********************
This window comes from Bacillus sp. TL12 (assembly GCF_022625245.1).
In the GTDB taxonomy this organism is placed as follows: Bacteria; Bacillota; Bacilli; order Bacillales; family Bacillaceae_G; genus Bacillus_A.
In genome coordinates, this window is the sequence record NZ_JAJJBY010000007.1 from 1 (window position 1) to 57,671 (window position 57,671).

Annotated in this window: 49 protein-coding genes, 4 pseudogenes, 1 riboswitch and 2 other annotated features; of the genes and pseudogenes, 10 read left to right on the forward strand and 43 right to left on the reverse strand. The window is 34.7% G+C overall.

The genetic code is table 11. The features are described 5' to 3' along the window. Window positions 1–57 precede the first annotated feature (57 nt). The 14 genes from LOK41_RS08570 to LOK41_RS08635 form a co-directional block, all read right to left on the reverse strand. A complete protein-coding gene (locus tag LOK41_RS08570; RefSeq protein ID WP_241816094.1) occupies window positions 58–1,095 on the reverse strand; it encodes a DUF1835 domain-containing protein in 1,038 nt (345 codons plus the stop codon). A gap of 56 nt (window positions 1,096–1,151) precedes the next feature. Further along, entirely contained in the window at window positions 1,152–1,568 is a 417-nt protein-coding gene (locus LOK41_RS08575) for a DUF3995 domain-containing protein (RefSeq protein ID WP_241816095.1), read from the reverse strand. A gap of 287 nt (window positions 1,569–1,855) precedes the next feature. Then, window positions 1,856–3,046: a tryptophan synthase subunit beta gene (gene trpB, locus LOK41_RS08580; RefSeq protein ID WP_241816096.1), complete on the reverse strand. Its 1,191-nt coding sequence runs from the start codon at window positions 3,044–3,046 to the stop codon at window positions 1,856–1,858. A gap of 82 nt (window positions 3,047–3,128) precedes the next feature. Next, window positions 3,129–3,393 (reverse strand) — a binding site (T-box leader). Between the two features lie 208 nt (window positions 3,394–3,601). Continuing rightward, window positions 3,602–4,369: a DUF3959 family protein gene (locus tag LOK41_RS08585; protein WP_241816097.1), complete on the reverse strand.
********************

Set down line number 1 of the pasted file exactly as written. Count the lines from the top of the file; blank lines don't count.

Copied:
This window comes from Bacillus sp. TL12 (assembly GCF_022625245.1).